Planned are nanosensors with increased selectivities and sensitivities for monitoring air quality, detecting stresses in buildings, bridges, water pollution, as well as disease symptoms in people. Combining sensors and memory with motor functions within a nanoparticle would create an entity that could respond to a specific stimulus, search its memory banks, and then respond with a specific action. This comes close to a synthetic organism. The circle would be complete if the particle could derive energy from the environment and could repair its parts and reproduce itself. All of these functions are present in bacterial species, including chemoautotrophs that can derive energy and grow on air plus oxidation of inorganic compound such as iron or ammonia. One of Michael Crichton’s creative science fiction thrillers, Prey, involved such nanoparticles that swarmed as a cloud and threatened the planet.12
In fact, the most complex known nanomachines are components of living cells. A 45 nanometer rotary propeller motor of bacterial flagella powers rapid bacterial movement. Even the annealing/denaturing cycles of complementary DNA strands with the aid of small complementary oligonucleotides is considered a kind of “tweezer” machine by investigators.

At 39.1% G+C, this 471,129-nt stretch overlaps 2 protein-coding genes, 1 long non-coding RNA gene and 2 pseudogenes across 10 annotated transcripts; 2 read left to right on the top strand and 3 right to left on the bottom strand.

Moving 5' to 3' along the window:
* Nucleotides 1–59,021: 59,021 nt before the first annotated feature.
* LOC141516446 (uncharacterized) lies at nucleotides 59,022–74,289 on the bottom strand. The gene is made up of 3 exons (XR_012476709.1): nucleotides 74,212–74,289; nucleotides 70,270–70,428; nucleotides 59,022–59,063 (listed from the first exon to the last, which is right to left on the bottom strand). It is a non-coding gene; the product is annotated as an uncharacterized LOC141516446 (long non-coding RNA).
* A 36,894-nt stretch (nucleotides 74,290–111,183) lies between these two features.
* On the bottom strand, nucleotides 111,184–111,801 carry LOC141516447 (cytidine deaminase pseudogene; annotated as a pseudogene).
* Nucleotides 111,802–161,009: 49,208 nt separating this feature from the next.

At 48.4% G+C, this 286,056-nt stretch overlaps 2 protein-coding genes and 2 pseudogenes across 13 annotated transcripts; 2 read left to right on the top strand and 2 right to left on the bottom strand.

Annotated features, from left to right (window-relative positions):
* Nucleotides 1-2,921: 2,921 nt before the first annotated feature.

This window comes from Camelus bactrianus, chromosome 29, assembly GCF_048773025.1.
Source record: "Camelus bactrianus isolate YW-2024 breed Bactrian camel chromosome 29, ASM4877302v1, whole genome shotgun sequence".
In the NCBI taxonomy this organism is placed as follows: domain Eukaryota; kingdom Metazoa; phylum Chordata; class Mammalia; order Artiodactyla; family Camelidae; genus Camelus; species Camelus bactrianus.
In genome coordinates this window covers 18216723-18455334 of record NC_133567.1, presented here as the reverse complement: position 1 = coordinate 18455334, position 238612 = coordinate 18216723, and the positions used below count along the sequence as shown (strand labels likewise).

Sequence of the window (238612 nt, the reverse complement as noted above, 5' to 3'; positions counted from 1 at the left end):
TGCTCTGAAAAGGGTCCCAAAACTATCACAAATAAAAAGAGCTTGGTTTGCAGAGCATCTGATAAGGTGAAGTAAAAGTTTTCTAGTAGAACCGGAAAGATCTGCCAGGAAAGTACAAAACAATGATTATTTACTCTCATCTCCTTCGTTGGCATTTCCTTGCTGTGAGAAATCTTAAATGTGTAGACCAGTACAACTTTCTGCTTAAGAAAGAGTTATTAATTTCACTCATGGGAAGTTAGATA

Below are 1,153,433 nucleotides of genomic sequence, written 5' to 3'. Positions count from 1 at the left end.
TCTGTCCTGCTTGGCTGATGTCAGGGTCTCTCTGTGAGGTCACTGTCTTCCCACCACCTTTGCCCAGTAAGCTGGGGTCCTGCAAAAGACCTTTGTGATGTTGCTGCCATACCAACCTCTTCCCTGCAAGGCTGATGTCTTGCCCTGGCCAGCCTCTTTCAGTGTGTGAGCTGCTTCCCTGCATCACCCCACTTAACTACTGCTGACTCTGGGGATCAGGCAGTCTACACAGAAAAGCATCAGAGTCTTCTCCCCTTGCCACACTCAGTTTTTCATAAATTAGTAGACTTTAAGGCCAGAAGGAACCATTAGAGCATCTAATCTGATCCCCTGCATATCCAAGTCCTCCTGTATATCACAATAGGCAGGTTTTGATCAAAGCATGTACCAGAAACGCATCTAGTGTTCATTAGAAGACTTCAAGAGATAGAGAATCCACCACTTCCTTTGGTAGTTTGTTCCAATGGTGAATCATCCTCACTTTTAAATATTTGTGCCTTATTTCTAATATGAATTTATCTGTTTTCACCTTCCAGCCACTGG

Potential Risks of Nanotechnology for Health and Environment
Laboratory studies suggest hazards from widespread use and absence of oversight. Of the $1.5 billion federal funding of nanotechnology research, only 1% to 2.5% goes to risk assessment. Nanoparticle size allows easy uptake by cells and organs. Less than 300 nm can penetrate a cell and less than 70 nm its nucleus. They can be translocated from the lungs after inhalation, or from the intestine after ingestion, to distant parts of the body. Inhalation of particles
Possibly the first documented case of serious human toxicity from nanoparticle exposures was published in October 2009. Seven young Chinese female workers (aged 18–47 yrs) who had been working with nanoparticles for 5–13 months in an industrial facility developed shortness of breath and pleural effusions. Surveys of the workplace detected polyacrylate nanoparticles, which were also found in lung tissue and the chest fluid.13 Two of the victims have died.
While there is controversy regarding penetration through intact skin, damaged skin is an ineffective particle barrier, so that cuts, eczema, or severe sunburn could allow skin uptake of nanoparticles. Once in the blood stream, they would be transported to organs and tissues. Nanoparticles of titanium dioxide or zinc oxide are in some sunscreens to give a clear coating instead of a white one.